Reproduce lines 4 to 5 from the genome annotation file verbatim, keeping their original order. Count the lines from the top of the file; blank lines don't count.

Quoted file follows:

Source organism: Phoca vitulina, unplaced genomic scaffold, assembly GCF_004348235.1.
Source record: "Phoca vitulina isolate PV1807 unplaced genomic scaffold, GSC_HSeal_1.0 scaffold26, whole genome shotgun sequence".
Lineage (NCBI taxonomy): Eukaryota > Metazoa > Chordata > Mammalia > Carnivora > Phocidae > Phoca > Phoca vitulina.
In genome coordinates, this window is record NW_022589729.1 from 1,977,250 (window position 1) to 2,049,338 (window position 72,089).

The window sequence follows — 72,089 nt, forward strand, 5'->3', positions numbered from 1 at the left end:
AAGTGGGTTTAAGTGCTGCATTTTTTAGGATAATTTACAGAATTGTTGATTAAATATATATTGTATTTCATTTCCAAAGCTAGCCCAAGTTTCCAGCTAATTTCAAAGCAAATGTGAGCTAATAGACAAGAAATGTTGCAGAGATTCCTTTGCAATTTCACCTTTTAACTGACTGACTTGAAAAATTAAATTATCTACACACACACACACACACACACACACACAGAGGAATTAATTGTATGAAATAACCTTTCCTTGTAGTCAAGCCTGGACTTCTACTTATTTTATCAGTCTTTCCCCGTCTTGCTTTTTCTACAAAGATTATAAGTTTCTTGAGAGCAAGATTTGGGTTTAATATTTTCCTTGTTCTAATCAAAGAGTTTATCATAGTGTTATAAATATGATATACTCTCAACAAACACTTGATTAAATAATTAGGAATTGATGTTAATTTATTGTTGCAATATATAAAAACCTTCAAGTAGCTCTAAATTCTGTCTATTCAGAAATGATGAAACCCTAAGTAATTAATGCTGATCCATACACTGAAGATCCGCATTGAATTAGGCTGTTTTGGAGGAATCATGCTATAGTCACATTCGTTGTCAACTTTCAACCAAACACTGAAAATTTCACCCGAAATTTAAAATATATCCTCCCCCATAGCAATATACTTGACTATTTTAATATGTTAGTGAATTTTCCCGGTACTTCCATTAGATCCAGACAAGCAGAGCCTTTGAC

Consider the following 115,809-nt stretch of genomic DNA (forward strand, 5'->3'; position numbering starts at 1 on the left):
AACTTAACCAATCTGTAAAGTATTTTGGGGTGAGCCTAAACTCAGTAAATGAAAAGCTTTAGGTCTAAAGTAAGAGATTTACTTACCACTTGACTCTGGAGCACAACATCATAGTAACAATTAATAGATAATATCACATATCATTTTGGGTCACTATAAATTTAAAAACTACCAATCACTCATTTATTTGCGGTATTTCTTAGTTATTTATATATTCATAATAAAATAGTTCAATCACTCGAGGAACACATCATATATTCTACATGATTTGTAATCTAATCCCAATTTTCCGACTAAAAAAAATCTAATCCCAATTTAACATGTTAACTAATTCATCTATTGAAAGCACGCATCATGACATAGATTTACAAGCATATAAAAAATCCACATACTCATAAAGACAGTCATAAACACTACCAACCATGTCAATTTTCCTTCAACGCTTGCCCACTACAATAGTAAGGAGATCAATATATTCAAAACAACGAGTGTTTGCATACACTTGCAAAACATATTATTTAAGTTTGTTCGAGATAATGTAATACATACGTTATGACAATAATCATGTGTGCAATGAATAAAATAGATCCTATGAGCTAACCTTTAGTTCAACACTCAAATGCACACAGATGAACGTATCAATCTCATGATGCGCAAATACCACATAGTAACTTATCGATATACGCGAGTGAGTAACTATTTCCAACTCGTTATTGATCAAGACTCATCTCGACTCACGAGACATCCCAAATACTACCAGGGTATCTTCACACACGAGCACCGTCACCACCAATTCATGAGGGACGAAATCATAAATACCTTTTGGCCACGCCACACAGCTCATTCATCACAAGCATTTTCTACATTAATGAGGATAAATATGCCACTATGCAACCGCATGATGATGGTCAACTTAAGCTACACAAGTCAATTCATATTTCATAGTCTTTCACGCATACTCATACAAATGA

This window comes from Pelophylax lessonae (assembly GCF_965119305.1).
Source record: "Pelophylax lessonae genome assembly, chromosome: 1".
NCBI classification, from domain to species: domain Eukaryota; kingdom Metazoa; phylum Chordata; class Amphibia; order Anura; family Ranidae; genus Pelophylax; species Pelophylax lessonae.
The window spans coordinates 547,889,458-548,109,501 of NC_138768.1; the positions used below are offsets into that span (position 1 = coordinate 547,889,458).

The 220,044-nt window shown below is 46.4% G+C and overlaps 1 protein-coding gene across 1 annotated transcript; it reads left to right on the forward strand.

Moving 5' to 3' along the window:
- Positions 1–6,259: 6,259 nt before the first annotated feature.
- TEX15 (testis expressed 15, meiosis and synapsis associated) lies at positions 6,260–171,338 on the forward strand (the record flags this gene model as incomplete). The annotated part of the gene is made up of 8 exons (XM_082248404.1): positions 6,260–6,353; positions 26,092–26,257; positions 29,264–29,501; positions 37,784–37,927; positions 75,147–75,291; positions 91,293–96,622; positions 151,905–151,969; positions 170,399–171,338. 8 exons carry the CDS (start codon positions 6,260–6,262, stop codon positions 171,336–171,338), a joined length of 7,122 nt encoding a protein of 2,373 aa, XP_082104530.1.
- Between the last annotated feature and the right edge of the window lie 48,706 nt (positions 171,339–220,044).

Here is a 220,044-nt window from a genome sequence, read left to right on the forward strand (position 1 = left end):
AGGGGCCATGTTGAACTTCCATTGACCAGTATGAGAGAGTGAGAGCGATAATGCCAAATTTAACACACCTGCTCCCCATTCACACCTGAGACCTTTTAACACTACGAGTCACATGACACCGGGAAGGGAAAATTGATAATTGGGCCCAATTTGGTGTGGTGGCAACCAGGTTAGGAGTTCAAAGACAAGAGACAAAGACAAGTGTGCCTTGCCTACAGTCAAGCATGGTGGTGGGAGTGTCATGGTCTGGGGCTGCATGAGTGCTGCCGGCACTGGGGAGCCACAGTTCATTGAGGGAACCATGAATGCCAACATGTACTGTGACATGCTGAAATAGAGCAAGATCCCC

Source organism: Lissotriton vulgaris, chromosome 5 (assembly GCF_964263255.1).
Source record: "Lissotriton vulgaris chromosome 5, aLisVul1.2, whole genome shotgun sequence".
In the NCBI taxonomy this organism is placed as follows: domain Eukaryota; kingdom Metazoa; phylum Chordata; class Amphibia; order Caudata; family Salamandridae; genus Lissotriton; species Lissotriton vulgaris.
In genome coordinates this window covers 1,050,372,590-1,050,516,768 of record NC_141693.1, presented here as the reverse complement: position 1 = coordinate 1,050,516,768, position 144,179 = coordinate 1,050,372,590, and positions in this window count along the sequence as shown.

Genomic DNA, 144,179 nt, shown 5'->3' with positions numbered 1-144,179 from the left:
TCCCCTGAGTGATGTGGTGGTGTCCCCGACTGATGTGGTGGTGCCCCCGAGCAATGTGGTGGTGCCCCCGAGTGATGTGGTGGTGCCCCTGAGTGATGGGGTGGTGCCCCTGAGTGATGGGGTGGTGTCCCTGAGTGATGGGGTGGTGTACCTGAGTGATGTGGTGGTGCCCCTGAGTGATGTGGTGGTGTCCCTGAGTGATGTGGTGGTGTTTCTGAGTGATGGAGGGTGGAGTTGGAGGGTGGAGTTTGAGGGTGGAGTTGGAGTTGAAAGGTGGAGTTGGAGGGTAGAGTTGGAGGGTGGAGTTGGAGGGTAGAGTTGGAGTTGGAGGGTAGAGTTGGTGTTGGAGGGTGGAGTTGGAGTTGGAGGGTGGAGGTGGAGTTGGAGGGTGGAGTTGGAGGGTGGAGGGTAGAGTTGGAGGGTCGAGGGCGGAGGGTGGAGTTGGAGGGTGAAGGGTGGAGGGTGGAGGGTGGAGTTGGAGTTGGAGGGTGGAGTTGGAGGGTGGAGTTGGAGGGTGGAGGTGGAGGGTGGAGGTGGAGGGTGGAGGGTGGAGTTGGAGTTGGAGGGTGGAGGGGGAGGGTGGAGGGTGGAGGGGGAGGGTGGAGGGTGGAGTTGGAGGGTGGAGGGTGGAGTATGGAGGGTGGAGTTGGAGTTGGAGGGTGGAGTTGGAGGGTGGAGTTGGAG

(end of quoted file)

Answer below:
In genome coordinates, this window is record NW_022589729.1 from 1,977,250 (window position 1) to 2,049,338 (window position 72,089).

The window sequence follows — 72,089 nt, forward strand, 5'->3', positions numbered from 1 at the left end: